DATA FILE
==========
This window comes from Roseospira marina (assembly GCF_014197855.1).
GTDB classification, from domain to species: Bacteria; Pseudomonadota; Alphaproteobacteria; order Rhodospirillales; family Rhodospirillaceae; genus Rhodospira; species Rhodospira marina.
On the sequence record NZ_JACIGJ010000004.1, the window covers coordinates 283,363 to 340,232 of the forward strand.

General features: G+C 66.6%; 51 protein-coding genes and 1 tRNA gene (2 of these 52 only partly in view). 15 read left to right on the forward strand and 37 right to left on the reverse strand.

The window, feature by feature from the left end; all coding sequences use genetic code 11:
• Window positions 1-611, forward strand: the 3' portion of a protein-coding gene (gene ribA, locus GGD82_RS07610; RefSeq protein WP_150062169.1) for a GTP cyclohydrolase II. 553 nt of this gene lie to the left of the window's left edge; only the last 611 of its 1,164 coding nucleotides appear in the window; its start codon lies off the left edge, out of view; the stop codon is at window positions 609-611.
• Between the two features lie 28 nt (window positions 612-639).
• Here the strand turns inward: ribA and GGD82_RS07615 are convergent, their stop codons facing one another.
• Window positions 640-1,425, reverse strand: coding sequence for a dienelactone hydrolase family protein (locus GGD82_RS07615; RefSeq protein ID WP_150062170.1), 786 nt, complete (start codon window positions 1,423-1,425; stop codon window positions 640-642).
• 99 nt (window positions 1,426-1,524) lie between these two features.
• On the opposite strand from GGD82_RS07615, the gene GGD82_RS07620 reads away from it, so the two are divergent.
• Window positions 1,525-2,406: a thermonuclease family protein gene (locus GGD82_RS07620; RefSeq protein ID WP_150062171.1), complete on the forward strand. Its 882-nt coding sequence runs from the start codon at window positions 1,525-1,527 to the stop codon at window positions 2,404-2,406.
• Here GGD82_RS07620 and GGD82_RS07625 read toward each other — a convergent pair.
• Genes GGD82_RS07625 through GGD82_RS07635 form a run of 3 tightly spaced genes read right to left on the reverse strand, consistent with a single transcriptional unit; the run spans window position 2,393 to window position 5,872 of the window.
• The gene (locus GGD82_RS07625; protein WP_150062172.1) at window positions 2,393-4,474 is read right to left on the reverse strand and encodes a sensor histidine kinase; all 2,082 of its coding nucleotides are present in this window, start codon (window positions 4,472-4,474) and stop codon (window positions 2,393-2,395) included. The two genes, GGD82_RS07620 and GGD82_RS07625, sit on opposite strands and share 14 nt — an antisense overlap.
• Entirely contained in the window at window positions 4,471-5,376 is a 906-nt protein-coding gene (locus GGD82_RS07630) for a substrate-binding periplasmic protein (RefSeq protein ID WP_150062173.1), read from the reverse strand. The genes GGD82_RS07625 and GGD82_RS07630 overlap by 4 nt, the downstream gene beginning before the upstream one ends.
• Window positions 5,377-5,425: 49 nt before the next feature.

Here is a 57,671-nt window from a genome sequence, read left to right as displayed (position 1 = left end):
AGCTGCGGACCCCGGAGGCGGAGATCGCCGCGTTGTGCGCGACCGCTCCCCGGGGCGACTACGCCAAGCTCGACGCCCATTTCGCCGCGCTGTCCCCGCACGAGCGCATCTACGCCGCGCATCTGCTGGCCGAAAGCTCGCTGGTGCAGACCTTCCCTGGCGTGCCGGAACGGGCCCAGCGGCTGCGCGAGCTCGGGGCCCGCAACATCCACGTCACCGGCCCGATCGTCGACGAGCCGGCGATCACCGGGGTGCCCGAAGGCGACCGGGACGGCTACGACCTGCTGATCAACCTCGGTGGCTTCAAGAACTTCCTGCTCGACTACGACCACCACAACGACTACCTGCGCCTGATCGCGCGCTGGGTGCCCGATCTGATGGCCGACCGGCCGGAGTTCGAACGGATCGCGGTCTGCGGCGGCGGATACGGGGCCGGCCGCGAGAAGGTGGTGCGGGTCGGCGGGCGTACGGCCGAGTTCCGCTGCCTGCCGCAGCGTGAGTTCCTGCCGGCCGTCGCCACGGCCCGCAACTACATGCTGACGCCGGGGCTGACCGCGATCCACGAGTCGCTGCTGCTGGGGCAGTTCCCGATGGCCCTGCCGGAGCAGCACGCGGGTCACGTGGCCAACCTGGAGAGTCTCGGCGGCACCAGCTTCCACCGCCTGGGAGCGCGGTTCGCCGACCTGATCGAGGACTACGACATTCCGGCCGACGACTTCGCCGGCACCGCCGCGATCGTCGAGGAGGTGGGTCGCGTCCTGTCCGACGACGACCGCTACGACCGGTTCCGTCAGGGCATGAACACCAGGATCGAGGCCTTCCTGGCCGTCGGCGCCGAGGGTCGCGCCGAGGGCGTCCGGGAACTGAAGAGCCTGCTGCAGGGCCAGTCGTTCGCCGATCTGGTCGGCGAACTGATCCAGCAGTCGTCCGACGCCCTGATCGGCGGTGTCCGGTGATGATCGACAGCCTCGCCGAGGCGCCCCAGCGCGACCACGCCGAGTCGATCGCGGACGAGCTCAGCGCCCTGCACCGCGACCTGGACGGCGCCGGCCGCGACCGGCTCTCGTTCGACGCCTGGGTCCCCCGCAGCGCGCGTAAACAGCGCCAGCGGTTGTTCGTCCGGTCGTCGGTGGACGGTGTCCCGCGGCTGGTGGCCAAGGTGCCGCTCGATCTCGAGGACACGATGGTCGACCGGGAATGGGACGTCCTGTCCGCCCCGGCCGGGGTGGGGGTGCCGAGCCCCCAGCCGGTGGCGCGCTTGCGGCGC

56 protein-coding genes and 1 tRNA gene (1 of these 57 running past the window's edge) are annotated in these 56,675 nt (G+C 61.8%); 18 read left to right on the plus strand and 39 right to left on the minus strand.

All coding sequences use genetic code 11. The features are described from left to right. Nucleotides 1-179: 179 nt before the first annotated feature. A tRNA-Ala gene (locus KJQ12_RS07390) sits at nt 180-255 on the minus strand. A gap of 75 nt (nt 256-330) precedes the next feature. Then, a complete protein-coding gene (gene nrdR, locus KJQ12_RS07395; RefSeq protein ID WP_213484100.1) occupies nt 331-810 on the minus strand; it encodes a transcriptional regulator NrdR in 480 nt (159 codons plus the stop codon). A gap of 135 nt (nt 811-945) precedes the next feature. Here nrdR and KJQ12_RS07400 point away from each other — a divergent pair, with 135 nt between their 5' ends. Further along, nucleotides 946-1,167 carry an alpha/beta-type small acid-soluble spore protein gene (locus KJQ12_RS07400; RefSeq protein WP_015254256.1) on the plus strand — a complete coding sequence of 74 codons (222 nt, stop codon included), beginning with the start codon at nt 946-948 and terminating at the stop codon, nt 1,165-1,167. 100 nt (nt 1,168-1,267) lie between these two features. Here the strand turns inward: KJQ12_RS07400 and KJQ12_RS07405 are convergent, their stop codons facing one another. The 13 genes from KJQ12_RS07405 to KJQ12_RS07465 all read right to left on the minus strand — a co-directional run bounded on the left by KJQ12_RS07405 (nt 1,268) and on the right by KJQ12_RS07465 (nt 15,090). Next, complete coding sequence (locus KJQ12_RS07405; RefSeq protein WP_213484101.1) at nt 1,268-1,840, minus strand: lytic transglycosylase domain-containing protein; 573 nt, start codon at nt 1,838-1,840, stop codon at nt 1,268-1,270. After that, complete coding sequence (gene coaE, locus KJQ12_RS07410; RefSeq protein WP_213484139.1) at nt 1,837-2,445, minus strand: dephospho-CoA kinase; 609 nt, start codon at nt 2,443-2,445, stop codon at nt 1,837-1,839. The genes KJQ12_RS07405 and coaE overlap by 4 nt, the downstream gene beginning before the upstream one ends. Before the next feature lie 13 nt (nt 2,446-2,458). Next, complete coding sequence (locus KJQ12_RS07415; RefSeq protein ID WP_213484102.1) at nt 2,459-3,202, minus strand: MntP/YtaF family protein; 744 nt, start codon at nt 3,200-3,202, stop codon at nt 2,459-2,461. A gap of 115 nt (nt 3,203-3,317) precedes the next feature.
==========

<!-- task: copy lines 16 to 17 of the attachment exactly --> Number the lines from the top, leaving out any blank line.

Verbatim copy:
• Entirely contained in the window at window positions 4,471-5,376 is a 906-nt protein-coding gene (locus GGD82_RS07630) for a substrate-binding periplasmic protein (RefSeq protein ID WP_150062173.1), read from the reverse strand. The genes GGD82_RS07625 and GGD82_RS07630 overlap by 4 nt, the downstream gene beginning before the upstream one ends.
• Window positions 5,377-5,425: 49 nt before the next feature.